Wednesday, September 16, 2009

Winston Salem State U. Deserves A Pat On The Back

by Daniel L. Bennett

It is not often enough that an institution of higher ed rejects the status quo in admitting that one of its ambitions is unsustainable and actually backs off. Winston Salem State University has done just that in announcing that it will abandon its "campaign to become an active member of NCAA's Division I, electing to remain in Division II for financial reasons," as reported by CHE. WSSU deserves a pat on the back for setting a good example that should be emulated with more regularity.

WSSU Chancellor Donald Reaves issued the following statements to support the decision, which the Board of Governors unanimously approved:
in the final analysis the resources to complete the reclassification simply were not available, currently nor prospectively, in sufficient amounts
If there were any reasonable way to complete this transition without diverting resources from competing academic priorities, I would have recommended that we stay the course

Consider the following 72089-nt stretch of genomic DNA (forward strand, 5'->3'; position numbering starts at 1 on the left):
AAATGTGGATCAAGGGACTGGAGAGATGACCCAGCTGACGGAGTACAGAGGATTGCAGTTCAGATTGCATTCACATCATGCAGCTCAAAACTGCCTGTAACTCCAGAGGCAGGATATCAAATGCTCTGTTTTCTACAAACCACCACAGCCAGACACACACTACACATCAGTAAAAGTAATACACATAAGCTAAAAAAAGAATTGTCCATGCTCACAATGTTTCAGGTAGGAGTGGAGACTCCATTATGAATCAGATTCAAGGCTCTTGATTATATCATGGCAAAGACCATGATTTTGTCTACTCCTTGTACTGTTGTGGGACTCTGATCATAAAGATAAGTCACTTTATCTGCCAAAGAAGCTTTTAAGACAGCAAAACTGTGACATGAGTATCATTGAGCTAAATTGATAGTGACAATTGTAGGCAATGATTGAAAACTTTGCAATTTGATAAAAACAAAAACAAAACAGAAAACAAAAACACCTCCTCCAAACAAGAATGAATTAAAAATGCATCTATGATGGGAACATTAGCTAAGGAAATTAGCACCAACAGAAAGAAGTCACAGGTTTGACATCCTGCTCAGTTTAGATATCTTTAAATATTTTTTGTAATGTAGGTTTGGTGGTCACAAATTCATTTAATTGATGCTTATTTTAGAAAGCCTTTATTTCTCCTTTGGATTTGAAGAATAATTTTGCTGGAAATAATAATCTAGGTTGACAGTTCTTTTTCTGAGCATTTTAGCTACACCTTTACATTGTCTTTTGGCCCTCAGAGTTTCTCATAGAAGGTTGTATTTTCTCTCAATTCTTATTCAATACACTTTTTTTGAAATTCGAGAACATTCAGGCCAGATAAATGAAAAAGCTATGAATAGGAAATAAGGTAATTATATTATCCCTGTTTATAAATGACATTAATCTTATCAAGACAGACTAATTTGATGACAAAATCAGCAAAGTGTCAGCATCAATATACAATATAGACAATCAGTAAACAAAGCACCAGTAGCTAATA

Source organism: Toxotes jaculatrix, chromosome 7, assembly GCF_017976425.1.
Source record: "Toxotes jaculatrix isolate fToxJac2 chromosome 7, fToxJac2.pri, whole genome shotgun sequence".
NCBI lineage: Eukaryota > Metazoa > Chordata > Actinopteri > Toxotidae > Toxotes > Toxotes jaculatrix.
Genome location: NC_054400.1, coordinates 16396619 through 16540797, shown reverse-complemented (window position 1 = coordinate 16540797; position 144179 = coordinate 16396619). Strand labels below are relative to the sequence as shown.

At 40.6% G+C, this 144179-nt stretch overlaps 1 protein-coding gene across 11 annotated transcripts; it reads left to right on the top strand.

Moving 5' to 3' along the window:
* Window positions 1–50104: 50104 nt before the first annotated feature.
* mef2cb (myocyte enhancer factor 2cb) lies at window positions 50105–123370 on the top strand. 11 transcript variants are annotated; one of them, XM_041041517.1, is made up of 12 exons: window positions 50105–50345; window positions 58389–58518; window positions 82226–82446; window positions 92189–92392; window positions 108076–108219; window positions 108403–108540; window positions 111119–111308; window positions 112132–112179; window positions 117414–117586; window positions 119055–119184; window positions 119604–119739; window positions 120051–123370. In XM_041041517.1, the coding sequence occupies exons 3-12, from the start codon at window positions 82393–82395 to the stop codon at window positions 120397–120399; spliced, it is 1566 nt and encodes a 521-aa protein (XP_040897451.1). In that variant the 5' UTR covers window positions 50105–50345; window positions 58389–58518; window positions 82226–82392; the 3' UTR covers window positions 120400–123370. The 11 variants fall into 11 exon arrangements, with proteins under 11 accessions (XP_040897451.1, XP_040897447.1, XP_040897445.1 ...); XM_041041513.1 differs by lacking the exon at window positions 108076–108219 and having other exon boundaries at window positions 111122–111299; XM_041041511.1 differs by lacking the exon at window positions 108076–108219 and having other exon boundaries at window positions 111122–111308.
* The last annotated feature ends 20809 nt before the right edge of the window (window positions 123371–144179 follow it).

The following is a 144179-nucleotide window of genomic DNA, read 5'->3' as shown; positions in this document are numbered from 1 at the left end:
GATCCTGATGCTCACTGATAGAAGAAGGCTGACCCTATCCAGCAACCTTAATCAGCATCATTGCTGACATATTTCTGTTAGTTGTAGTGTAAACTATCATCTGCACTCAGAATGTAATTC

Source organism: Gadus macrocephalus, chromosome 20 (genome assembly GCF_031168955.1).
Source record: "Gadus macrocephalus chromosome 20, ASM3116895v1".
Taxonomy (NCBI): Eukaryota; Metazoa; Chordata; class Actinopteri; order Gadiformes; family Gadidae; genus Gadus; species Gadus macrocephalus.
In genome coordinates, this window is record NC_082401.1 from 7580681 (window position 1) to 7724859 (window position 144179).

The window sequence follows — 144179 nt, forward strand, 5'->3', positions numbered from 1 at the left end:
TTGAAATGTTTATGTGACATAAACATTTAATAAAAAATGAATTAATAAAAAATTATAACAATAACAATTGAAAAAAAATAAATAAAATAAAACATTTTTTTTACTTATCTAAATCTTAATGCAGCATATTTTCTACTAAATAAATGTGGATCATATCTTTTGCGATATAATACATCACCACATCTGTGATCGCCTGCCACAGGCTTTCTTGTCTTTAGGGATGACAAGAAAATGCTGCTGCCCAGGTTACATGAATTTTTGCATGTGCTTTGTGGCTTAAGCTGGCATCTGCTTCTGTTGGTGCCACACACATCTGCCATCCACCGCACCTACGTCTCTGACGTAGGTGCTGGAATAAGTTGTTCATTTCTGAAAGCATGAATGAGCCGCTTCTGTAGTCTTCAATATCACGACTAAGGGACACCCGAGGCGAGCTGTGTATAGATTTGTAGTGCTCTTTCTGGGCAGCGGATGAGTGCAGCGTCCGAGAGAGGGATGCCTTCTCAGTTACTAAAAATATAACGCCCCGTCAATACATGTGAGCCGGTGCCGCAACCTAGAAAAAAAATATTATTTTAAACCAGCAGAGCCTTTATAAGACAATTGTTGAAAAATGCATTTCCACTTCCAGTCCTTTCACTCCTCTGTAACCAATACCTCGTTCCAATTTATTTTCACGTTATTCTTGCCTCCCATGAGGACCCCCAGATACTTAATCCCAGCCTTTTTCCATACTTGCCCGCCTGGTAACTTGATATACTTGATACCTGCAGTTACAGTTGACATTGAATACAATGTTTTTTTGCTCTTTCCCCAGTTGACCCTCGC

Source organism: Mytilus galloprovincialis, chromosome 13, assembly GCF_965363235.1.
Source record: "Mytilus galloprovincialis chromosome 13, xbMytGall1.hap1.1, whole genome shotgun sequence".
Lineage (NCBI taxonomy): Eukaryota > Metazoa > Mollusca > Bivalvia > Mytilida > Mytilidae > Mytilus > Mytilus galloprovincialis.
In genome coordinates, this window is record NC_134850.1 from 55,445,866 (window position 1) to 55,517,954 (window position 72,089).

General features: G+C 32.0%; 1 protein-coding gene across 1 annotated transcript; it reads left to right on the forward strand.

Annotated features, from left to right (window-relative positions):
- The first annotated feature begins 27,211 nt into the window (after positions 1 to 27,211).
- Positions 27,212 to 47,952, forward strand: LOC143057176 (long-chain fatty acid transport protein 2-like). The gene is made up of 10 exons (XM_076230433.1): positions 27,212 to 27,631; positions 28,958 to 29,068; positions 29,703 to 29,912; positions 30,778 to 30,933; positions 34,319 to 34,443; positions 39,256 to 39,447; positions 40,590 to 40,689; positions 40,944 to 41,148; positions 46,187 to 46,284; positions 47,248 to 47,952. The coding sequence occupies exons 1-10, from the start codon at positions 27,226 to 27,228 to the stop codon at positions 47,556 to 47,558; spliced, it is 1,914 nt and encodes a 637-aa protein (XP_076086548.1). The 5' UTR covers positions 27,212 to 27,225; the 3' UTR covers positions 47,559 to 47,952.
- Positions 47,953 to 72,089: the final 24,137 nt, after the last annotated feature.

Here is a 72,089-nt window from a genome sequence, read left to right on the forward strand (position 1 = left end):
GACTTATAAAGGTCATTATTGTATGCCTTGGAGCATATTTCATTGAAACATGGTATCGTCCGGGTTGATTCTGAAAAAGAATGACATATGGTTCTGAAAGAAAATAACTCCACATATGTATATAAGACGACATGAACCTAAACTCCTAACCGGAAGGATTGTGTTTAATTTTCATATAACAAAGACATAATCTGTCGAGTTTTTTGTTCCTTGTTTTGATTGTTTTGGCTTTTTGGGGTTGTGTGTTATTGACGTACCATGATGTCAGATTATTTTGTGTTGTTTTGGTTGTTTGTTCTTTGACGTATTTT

Over the past two years, we have continued to be concerned that budgetary constraints would not allow us to successfully complete the transition...As the athletics deficits continued to mount, there appeared to be no rational way we could continue the process
While our expenses have increased as one would reasonably expect, the budget problem that we have encountered is a revenue-side problem
University of North Carolina President Erskine Bowles voiced support for Reaves' decision, stating:
WSSU – like every other UNC campus – must operate its athletic department on a fiscally responsible basis. And it cannot put the burden of doing so all on the backs of its students
I suspect that there are plenty of other programs and expenditure items that would fall into a similar category of being financially unsustainable and as diverting resources away from competing academic priorities. Now, if we could only get more institutions to conduct similar cost-benefit analysis of their myriad programs in order to determine their priorities within a revenue-focused budget constraint (rather than an expenditures-focused one) and actually make tough decisions about what stays and what goes, then there is a chance that the rapid inflation of college tuition will cease and we will start to see a convergence towards an equilibrium price. I believe this is something that both sides of the aisle would agree is in the best interest of our nation and is a realistic ambition.

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